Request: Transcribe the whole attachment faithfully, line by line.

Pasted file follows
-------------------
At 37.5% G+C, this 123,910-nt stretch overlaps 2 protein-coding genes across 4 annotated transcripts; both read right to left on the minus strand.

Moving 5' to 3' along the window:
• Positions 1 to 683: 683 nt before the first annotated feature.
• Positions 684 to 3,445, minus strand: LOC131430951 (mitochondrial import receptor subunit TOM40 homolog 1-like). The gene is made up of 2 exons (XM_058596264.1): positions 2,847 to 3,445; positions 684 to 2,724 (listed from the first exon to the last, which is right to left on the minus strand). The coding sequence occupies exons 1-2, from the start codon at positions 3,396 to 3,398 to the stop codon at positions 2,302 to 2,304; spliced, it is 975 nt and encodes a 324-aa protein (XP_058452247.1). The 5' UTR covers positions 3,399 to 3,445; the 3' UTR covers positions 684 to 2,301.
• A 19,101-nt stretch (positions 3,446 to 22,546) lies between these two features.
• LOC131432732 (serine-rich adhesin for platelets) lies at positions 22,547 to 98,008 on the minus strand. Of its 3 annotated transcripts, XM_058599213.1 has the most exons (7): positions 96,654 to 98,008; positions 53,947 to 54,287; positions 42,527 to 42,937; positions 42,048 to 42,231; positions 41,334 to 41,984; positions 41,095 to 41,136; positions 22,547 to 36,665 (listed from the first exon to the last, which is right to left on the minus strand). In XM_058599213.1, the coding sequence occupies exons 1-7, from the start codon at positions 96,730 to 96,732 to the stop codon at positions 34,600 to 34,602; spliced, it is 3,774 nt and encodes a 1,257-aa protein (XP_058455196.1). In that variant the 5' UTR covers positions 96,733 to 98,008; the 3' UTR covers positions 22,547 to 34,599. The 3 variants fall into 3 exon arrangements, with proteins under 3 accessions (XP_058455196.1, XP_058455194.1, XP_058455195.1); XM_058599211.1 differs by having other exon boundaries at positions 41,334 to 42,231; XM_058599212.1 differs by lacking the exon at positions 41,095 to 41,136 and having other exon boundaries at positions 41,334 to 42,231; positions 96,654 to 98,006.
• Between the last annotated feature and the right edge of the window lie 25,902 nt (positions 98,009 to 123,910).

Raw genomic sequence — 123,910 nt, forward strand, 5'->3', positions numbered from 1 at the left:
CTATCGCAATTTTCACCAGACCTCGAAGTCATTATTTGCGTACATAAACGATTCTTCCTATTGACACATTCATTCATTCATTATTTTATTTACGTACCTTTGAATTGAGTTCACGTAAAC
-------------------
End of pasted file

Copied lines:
At 37.5% G+C, this 123,910-nt stretch overlaps 2 protein-coding genes across 4 annotated transcripts; both read right to left on the minus strand.

Moving 5' to 3' along the window:
• Positions 1 to 683: 683 nt before the first annotated feature.
• Positions 684 to 3,445, minus strand: LOC131430951 (mitochondrial import receptor subunit TOM40 homolog 1-like). The gene is made up of 2 exons (XM_058596264.1): positions 2,847 to 3,445; positions 684 to 2,724 (listed from the first exon to the last, which is right to left on the minus strand). The coding sequence occupies exons 1-2, from the start codon at positions 3,396 to 3,398 to the stop codon at positions 2,302 to 2,304; spliced, it is 975 nt and encodes a 324-aa protein (XP_058452247.1). The 5' UTR covers positions 3,399 to 3,445; the 3' UTR covers positions 684 to 2,301.
• A 19,101-nt stretch (positions 3,446 to 22,546) lies between these two features.
• LOC131432732 (serine-rich adhesin for platelets) lies at positions 22,547 to 98,008 on the minus strand. Of its 3 annotated transcripts, XM_058599213.1 has the most exons (7): positions 96,654 to 98,008; positions 53,947 to 54,287; positions 42,527 to 42,937; positions 42,048 to 42,231; positions 41,334 to 41,984; positions 41,095 to 41,136; positions 22,547 to 36,665 (listed from the first exon to the last, which is right to left on the minus strand). In XM_058599213.1, the coding sequence occupies exons 1-7, from the start codon at positions 96,730 to 96,732 to the stop codon at positions 34,600 to 34,602; spliced, it is 3,774 nt and encodes a 1,257-aa protein (XP_058455196.1). In that variant the 5' UTR covers positions 96,733 to 98,008; the 3' UTR covers positions 22,547 to 34,599. The 3 variants fall into 3 exon arrangements, with proteins under 3 accessions (XP_058455196.1, XP_058455194.1, XP_058455195.1); XM_058599211.1 differs by having other exon boundaries at positions 41,334 to 42,231; XM_058599212.1 differs by lacking the exon at positions 41,095 to 41,136 and having other exon boundaries at positions 41,334 to 42,231; positions 96,654 to 98,006.
• Between the last annotated feature and the right edge of the window lie 25,902 nt (positions 98,009 to 123,910).

Raw genomic sequence — 123,910 nt, forward strand, 5'->3', positions numbered from 1 at the left:
CTATCGCAATTTTCACCAGACCTCGAAGTCATTATTTGCGTACATAAACGATTCTTCCTATTGACACATTCATTCATTCATTATTTTATTTACGTACCTTTGAATTGAGTTCACGTAAAC